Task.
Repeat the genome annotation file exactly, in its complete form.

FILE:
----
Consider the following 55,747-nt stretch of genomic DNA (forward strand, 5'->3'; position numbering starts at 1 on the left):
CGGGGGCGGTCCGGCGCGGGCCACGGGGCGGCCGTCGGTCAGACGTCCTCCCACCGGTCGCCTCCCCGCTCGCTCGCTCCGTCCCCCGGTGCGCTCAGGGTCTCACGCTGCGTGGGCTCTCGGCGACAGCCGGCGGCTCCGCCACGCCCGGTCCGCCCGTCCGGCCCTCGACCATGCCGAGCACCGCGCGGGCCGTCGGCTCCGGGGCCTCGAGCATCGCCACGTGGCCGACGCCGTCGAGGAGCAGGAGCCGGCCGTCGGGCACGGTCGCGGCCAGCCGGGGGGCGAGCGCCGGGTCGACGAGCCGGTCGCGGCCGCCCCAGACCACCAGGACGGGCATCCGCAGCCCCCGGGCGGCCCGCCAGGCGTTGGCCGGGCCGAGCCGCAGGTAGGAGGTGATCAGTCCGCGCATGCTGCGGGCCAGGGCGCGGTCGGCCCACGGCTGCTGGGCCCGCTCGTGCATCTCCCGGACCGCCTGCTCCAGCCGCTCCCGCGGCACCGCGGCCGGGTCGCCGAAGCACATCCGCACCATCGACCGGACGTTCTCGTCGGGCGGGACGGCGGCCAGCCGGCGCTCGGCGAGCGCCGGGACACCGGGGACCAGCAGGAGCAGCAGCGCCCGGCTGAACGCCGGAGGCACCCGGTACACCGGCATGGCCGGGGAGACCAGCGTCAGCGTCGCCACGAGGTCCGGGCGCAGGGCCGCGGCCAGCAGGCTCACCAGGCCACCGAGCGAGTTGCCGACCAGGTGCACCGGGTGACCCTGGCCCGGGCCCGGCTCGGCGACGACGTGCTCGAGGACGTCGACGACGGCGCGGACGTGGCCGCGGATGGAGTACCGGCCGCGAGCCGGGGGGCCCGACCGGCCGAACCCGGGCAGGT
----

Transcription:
Consider the following 55,747-nt stretch of genomic DNA (forward strand, 5'->3'; position numbering starts at 1 on the left):
CGGGGGCGGTCCGGCGCGGGCCACGGGGCGGCCGTCGGTCAGACGTCCTCCCACCGGTCGCCTCCCCGCTCGCTCGCTCCGTCCCCCGGTGCGCTCAGGGTCTCACGCTGCGTGGGCTCTCGGCGACAGCCGGCGGCTCCGCCACGCCCGGTCCGCCCGTCCGGCCCTCGACCATGCCGAGCACCGCGCGGGCCGTCGGCTCCGGGGCCTCGAGCATCGCCACGTGGCCGACGCCGTCGAGGAGCAGGAGCCGGCCGTCGGGCACGGTCGCGGCCAGCCGGGGGGCGAGCGCCGGGTCGACGAGCCGGTCGCGGCCGCCCCAGACCACCAGGACGGGCATCCGCAGCCCCCGGGCGGCCCGCCAGGCGTTGGCCGGGCCGAGCCGCAGGTAGGAGGTGATCAGTCCGCGCATGCTGCGGGCCAGGGCGCGGTCGGCCCACGGCTGCTGGGCCCGCTCGTGCATCTCCCGGACCGCCTGCTCCAGCCGCTCCCGCGGCACCGCGGCCGGGTCGCCGAAGCACATCCGCACCATCGACCGGACGTTCTCGTCGGGCGGGACGGCGGCCAGCCGGCGCTCGGCGAGCGCCGGGACACCGGGGACCAGCAGGAGCAGCAGCGCCCGGCTGAACGCCGGAGGCACCCGGTACACCGGCATGGCCGGGGAGACCAGCGTCAGCGTCGCCACGAGGTCCGGGCGCAGGGCCGCGGCCAGCAGGCTCACCAGGCCACCGAGCGAGTTGCCGACCAGGTGCACCGGGTGACCCTGGCCCGGGCCCGGCTCGGCGACGACGTGCTCGAGGACGTCGACGACGGCGCGGACGTGGCCGCGGATGGAGTACCGGCCGCGAGCCGGGGGGCCCGACCGGCCGAACCCGGGCAGGT